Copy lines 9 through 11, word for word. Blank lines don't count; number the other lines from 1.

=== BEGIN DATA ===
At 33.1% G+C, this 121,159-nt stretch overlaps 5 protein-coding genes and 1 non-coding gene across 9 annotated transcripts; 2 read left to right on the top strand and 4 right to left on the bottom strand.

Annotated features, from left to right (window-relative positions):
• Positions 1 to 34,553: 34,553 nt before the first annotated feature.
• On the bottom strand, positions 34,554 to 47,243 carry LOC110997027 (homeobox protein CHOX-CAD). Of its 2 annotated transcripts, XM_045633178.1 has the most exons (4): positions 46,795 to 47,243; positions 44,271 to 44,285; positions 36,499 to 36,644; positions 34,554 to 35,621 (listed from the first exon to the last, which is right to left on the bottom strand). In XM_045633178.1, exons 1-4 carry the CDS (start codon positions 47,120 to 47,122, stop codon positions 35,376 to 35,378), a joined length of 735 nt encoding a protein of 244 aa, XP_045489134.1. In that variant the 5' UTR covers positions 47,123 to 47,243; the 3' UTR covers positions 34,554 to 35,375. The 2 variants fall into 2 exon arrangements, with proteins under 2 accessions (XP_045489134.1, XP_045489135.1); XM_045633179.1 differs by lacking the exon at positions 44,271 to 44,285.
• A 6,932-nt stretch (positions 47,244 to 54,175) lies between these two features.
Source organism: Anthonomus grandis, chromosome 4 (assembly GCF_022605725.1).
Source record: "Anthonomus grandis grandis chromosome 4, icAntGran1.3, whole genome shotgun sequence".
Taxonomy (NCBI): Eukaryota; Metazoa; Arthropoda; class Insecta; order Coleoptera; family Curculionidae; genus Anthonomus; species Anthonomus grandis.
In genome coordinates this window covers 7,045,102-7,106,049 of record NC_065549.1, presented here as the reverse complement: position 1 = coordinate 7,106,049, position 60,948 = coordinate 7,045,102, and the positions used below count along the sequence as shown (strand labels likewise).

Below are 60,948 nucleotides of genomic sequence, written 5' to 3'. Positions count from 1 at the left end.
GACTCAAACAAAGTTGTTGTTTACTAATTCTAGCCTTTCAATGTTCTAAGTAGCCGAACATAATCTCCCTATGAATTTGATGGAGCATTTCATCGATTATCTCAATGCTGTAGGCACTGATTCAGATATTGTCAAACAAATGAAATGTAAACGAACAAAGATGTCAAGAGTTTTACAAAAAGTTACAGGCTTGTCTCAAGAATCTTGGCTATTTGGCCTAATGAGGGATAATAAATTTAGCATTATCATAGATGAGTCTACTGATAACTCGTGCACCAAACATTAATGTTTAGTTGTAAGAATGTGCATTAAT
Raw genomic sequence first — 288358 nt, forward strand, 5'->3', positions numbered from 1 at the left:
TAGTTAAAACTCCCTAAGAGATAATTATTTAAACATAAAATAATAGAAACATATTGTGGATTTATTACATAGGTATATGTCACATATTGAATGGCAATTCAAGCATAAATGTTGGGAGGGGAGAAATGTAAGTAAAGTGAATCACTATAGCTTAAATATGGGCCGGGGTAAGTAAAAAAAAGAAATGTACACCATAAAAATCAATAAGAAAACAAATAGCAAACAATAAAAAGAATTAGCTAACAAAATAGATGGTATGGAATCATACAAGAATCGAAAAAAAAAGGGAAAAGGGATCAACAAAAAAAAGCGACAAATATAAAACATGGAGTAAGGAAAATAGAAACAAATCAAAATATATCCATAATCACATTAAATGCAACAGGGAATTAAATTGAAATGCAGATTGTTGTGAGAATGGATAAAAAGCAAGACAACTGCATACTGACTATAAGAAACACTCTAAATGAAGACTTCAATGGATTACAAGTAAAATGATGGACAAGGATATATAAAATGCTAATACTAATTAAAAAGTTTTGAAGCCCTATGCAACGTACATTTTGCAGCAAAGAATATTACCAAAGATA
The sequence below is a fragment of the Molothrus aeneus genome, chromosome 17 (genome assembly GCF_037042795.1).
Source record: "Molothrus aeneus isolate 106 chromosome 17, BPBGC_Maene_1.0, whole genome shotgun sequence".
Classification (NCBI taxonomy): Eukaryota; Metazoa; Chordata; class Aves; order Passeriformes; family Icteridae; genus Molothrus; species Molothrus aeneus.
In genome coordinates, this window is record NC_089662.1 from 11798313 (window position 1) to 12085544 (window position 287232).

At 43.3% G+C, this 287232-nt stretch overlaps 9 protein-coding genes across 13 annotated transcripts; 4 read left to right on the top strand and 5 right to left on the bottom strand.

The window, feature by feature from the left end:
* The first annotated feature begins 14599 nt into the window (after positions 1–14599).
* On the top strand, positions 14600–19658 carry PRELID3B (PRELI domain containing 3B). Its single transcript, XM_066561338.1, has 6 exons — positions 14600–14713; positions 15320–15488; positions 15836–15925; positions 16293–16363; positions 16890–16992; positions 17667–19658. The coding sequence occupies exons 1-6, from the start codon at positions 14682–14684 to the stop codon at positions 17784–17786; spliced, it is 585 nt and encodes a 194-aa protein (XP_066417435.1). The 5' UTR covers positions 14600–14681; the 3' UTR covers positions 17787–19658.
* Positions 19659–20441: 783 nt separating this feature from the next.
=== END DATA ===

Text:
In genome coordinates this window covers 7,045,102-7,106,049 of record NC_065549.1, presented here as the reverse complement: position 1 = coordinate 7,106,049, position 60,948 = coordinate 7,045,102, and the positions used below count along the sequence as shown (strand labels likewise).

Below are 60,948 nucleotides of genomic sequence, written 5' to 3'. Positions count from 1 at the left end.
GACTCAAACAAAGTTGTTGTTTACTAATTCTAGCCTTTCAATGTTCTAAGTAGCCGAACATAATCTCCCTATGAATTTGATGGAGCATTTCATCGATTATCTCAATGCTGTAGGCACTGATTCAGATATTGTCAAACAAATGAAATGTAAACGAACAAAGATGTCAAGAGTTTTACAAAAAGTTACAGGCTTGTCTCAAGAATCTTGGCTATTTGGCCTAATGAGGGATAATAAATTTAGCATTATCATAGATGAGTCTACTGATAACTCGTGCACCAAACATTAATGTTTAGTTGTAAGAATGTGCATTAAT